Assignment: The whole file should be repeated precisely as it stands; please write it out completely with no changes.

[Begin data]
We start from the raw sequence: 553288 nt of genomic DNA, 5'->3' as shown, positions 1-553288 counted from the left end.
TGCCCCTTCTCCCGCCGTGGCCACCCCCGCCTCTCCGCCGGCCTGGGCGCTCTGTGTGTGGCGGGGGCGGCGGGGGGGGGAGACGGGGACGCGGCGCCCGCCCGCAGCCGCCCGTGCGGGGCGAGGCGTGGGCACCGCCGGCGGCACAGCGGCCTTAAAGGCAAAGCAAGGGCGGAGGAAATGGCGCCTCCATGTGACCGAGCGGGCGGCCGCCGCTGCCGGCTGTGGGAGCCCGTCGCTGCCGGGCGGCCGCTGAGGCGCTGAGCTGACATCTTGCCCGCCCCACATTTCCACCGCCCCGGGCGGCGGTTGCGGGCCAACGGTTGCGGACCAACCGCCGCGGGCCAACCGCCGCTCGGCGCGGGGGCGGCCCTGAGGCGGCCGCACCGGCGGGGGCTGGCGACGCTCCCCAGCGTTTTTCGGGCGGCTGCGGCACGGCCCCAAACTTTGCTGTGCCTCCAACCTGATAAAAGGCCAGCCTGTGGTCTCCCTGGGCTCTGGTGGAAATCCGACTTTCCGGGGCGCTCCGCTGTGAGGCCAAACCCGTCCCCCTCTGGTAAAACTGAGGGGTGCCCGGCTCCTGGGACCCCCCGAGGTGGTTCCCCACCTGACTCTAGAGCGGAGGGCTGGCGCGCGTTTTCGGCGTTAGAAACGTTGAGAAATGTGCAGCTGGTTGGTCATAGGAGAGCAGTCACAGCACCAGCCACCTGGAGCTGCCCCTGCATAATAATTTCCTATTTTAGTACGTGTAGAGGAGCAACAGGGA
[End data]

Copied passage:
We start from the raw sequence: 553288 nt of genomic DNA, 5'->3' as shown, positions 1-553288 counted from the left end.
TGCCCCTTCTCCCGCCGTGGCCACCCCCGCCTCTCCGCCGGCCTGGGCGCTCTGTGTGTGGCGGGGGCGGCGGGGGGGGGAGACGGGGACGCGGCGCCCGCCCGCAGCCGCCCGTGCGGGGCGAGGCGTGGGCACCGCCGGCGGCACAGCGGCCTTAAAGGCAAAGCAAGGGCGGAGGAAATGGCGCCTCCATGTGACCGAGCGGGCGGCCGCCGCTGCCGGCTGTGGGAGCCCGTCGCTGCCGGGCGGCCGCTGAGGCGCTGAGCTGACATCTTGCCCGCCCCACATTTCCACCGCCCCGGGCGGCGGTTGCGGGCCAACGGTTGCGGACCAACCGCCGCGGGCCAACCGCCGCTCGGCGCGGGGGCGGCCCTGAGGCGGCCGCACCGGCGGGGGCTGGCGACGCTCCCCAGCGTTTTTCGGGCGGCTGCGGCACGGCCCCAAACTTTGCTGTGCCTCCAACCTGATAAAAGGCCAGCCTGTGGTCTCCCTGGGCTCTGGTGGAAATCCGACTTTCCGGGGCGCTCCGCTGTGAGGCCAAACCCGTCCCCCTCTGGTAAAACTGAGGGGTGCCCGGCTCCTGGGACCCCCCGAGGTGGTTCCCCACCTGACTCTAGAGCGGAGGGCTGGCGCGCGTTTTCGGCGTTAGAAACGTTGAGAAATGTGCAGCTGGTTGGTCATAGGAGAGCAGTCACAGCACCAGCCACCTGGAGCTGCCCCTGCATAATAATTTCCTATTTTAGTACGTGTAGAGGAGCAACAGGGA